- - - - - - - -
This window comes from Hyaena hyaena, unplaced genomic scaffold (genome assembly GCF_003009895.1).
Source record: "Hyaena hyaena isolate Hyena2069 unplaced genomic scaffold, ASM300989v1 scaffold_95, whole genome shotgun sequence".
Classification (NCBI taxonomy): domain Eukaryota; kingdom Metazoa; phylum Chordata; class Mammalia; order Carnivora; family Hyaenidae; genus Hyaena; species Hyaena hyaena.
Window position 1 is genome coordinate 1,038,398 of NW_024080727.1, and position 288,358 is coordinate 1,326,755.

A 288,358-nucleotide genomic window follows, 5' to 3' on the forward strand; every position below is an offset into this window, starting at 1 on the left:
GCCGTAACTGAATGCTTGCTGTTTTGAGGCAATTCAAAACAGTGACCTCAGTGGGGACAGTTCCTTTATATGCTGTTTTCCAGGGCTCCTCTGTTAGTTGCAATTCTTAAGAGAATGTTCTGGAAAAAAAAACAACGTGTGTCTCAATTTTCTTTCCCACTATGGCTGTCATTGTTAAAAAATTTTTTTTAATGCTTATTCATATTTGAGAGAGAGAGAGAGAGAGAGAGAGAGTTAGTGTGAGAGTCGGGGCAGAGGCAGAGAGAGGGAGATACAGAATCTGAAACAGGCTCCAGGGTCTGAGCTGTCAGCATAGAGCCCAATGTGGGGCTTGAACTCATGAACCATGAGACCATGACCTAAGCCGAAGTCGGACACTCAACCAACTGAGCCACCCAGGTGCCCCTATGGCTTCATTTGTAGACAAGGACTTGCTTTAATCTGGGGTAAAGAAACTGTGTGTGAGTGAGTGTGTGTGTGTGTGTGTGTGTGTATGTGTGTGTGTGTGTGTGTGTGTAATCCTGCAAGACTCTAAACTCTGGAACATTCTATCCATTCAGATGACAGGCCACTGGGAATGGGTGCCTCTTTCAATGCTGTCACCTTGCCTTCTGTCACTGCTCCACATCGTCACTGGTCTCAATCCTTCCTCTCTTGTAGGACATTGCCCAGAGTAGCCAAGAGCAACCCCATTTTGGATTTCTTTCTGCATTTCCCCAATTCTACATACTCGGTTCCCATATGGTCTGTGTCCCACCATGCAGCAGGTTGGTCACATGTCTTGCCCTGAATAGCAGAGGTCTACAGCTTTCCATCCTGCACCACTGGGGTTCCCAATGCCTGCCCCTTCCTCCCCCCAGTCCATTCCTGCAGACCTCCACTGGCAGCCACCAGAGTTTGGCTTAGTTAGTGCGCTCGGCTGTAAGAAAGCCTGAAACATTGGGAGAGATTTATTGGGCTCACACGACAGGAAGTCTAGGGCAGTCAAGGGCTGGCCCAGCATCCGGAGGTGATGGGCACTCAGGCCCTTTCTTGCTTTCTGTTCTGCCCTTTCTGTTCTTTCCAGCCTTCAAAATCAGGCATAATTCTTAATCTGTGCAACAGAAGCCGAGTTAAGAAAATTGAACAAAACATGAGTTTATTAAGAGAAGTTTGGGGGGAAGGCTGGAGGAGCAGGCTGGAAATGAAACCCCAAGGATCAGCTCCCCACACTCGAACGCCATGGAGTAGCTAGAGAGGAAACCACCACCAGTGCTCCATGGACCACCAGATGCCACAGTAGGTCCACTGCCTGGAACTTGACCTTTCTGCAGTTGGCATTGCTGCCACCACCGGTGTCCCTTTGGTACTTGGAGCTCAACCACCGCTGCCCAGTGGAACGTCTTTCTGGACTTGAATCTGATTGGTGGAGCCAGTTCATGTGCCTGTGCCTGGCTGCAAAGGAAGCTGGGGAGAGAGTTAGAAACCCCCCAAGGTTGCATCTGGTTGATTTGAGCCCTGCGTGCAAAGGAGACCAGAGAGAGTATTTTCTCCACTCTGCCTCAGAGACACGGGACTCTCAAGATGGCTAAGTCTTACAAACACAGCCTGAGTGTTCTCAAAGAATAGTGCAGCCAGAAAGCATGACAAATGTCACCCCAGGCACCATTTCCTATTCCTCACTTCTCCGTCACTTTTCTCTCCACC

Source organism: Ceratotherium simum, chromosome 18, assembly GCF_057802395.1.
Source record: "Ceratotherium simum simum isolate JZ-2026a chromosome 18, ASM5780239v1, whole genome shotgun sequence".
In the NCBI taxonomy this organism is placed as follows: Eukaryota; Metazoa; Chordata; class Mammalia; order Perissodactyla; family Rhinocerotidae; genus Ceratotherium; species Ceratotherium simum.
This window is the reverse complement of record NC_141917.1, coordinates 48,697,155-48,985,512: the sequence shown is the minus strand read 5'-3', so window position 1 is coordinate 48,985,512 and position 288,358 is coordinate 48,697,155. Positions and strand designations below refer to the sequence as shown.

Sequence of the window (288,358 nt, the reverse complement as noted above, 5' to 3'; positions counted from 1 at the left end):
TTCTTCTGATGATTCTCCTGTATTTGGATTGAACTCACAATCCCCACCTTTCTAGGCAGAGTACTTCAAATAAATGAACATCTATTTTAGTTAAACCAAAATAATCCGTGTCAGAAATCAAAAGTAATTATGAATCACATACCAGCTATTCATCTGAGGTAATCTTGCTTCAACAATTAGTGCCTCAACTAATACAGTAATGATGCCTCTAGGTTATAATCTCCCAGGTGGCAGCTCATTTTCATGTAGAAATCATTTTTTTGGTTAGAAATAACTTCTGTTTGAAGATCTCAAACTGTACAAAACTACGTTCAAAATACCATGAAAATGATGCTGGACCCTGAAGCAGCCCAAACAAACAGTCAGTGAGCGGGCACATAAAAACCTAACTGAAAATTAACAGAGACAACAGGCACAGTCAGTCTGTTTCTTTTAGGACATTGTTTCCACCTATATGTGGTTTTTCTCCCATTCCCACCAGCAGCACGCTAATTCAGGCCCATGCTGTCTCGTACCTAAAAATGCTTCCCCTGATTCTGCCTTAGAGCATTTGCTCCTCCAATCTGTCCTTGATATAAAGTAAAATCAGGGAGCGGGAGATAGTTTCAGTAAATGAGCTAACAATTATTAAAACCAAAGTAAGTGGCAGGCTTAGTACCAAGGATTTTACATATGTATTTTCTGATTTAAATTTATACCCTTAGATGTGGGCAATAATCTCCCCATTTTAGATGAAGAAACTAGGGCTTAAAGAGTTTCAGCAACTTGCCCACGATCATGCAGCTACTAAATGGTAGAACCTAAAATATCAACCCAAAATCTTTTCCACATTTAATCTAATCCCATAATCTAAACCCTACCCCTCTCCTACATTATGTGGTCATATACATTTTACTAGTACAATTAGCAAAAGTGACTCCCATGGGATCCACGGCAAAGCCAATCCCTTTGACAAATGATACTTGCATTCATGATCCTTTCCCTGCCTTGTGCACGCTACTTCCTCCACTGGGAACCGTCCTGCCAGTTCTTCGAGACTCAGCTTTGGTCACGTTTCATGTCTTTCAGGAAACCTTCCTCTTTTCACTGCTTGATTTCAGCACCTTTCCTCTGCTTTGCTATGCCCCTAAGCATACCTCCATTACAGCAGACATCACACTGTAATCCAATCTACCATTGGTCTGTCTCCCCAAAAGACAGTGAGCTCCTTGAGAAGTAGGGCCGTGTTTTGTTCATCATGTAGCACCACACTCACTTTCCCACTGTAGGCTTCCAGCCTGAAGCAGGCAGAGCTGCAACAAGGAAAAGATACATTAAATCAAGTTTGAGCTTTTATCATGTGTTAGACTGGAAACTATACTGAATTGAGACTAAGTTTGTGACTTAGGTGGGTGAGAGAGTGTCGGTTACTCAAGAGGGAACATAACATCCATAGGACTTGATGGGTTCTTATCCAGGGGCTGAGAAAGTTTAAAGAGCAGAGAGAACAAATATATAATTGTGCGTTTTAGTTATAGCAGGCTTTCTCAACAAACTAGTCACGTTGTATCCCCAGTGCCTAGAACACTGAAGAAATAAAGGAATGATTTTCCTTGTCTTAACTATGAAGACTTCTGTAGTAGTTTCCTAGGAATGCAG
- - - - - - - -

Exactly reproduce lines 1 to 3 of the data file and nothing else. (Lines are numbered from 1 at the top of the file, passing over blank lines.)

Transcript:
This window comes from Hyaena hyaena, unplaced genomic scaffold (genome assembly GCF_003009895.1).
Source record: "Hyaena hyaena isolate Hyena2069 unplaced genomic scaffold, ASM300989v1 scaffold_95, whole genome shotgun sequence".
Classification (NCBI taxonomy): domain Eukaryota; kingdom Metazoa; phylum Chordata; class Mammalia; order Carnivora; family Hyaenidae; genus Hyaena; species Hyaena hyaena.